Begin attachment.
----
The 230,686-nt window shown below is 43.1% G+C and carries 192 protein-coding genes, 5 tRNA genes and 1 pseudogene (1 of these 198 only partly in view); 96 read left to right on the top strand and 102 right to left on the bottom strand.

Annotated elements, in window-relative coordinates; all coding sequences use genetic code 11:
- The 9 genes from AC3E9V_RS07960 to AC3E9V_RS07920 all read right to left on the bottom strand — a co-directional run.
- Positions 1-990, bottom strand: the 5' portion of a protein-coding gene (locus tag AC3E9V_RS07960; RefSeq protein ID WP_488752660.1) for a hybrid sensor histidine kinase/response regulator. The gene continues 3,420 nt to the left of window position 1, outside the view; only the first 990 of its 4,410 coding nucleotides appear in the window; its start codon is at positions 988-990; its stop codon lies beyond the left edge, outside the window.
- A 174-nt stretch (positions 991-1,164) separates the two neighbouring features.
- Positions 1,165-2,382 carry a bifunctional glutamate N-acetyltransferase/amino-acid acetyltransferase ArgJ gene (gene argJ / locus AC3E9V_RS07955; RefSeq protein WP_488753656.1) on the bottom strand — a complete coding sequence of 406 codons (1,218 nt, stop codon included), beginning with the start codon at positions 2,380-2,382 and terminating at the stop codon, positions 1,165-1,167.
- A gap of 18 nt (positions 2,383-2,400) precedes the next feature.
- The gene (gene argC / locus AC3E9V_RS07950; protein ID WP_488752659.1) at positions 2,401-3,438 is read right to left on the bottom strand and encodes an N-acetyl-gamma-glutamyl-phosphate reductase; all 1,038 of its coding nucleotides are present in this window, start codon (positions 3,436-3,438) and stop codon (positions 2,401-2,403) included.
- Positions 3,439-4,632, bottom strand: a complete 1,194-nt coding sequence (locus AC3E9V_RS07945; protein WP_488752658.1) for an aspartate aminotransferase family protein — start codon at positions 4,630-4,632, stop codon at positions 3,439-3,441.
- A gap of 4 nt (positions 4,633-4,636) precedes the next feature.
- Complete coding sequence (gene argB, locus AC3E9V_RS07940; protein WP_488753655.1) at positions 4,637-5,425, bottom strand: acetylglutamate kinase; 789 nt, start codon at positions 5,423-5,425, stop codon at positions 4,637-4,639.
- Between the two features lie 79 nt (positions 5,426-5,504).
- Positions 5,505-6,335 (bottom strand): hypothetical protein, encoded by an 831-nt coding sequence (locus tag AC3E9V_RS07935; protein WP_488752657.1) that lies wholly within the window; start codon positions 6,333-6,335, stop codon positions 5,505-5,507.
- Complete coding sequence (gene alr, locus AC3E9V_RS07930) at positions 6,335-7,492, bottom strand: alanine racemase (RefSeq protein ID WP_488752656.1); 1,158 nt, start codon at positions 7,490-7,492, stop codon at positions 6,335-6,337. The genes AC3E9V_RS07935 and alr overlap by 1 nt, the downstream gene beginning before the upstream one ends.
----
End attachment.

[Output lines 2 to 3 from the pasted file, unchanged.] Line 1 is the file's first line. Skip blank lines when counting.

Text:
Annotated elements, in window-relative coordinates; all coding sequences use genetic code 11:
- The 9 genes from AC3E9V_RS07960 to AC3E9V_RS07920 all read right to left on the bottom strand — a co-directional run.